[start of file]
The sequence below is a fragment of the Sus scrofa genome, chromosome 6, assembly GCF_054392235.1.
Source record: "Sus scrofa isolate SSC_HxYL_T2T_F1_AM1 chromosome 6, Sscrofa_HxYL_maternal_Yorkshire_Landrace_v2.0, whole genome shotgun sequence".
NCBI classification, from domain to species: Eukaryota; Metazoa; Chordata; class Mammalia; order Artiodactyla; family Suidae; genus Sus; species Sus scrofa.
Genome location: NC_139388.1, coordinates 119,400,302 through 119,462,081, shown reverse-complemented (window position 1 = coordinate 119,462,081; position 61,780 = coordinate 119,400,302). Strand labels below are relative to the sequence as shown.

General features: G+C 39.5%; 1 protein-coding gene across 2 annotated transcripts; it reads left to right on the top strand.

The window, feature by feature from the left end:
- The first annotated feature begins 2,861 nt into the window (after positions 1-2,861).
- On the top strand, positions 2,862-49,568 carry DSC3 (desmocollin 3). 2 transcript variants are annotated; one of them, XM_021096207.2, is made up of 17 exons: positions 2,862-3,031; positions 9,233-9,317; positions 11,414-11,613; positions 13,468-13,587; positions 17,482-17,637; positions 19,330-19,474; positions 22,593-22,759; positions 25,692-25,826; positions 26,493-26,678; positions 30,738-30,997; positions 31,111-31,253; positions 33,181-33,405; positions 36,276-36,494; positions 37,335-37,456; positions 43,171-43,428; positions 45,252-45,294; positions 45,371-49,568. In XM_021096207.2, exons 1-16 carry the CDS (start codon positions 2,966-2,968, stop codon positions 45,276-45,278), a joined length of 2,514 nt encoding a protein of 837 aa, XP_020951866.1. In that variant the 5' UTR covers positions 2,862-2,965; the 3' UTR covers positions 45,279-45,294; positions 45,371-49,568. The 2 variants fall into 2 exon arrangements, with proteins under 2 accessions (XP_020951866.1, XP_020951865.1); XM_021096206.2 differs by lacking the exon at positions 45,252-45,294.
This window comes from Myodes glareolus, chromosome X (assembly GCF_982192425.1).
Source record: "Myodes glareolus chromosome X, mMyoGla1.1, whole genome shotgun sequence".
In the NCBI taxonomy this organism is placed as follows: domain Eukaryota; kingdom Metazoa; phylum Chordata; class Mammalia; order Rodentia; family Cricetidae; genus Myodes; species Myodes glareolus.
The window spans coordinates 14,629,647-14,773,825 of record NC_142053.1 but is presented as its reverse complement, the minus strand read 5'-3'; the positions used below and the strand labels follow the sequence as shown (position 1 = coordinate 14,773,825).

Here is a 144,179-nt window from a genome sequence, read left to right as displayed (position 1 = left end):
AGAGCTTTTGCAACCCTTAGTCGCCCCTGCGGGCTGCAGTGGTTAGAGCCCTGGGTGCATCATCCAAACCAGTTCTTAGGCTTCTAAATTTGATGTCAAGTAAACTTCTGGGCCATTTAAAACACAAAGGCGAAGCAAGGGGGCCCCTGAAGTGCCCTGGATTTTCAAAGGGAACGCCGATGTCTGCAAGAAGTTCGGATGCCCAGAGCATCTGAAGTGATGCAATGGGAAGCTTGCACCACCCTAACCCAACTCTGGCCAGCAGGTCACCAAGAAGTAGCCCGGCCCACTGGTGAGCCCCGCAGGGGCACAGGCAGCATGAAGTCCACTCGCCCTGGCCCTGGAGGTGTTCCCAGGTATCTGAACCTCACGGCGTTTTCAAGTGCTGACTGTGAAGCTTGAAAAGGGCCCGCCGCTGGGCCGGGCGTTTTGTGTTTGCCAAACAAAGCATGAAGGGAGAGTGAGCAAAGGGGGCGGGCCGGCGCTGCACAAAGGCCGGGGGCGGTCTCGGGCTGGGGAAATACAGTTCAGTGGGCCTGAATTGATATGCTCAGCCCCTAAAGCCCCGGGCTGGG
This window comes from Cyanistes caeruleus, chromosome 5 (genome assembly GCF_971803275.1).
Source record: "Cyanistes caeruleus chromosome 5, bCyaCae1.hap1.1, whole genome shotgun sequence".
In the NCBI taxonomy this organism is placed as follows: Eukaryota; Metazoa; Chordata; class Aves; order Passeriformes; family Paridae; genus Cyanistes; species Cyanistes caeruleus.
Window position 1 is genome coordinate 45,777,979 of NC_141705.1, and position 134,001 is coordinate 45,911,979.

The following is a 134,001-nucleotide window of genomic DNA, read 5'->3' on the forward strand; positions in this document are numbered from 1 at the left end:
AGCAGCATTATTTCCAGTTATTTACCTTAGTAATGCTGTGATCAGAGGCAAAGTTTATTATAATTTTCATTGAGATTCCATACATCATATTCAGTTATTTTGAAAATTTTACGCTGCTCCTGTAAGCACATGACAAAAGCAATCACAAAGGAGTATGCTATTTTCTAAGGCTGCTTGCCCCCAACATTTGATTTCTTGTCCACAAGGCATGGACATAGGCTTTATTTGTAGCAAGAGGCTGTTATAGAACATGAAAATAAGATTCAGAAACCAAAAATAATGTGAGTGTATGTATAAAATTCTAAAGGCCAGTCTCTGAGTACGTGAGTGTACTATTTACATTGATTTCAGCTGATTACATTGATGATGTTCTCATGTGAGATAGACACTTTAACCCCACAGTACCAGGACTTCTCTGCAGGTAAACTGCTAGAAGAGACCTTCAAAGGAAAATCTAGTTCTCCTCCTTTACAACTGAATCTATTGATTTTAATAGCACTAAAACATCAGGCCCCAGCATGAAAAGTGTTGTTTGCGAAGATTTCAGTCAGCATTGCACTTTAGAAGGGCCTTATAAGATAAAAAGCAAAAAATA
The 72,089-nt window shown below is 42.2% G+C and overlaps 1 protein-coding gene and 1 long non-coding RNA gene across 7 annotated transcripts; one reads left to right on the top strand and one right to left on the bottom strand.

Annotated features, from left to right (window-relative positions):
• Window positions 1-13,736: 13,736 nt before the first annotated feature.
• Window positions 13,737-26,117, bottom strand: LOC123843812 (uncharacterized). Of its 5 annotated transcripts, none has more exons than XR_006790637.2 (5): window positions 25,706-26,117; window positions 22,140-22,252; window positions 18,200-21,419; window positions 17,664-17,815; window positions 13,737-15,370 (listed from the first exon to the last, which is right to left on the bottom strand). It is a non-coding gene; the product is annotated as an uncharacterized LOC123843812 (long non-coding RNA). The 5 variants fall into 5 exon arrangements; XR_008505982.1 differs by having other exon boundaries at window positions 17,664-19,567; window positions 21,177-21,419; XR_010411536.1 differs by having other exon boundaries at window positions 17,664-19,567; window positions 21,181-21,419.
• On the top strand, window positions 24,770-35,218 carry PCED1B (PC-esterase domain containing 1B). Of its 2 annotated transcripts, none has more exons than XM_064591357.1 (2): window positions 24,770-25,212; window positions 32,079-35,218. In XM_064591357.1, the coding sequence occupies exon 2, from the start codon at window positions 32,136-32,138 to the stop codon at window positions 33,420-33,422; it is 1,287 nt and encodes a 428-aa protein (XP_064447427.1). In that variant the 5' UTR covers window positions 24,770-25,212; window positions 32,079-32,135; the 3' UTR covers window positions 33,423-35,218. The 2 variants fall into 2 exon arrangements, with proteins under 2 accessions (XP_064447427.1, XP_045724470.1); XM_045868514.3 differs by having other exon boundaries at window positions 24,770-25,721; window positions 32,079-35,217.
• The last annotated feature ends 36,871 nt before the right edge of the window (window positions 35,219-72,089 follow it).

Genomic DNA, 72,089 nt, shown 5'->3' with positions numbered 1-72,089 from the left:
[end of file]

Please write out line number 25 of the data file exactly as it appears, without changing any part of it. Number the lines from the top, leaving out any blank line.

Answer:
• On the top strand, window positions 24,770-35,218 carry PCED1B (PC-esterase domain containing 1B). Of its 2 annotated transcripts, none has more exons than XM_064591357.1 (2): window positions 24,770-25,212; window positions 32,079-35,218. In XM_064591357.1, the coding sequence occupies exon 2, from the start codon at window positions 32,136-32,138 to the stop codon at window positions 33,420-33,422; it is 1,287 nt and encodes a 428-aa protein (XP_064447427.1). In that variant the 5' UTR covers window positions 24,770-25,212; window positions 32,079-32,135; the 3' UTR covers window positions 33,423-35,218. The 2 variants fall into 2 exon arrangements, with proteins under 2 accessions (XP_064447427.1, XP_045724470.1); XM_045868514.3 differs by having other exon boundaries at window positions 24,770-25,721; window positions 32,079-35,217.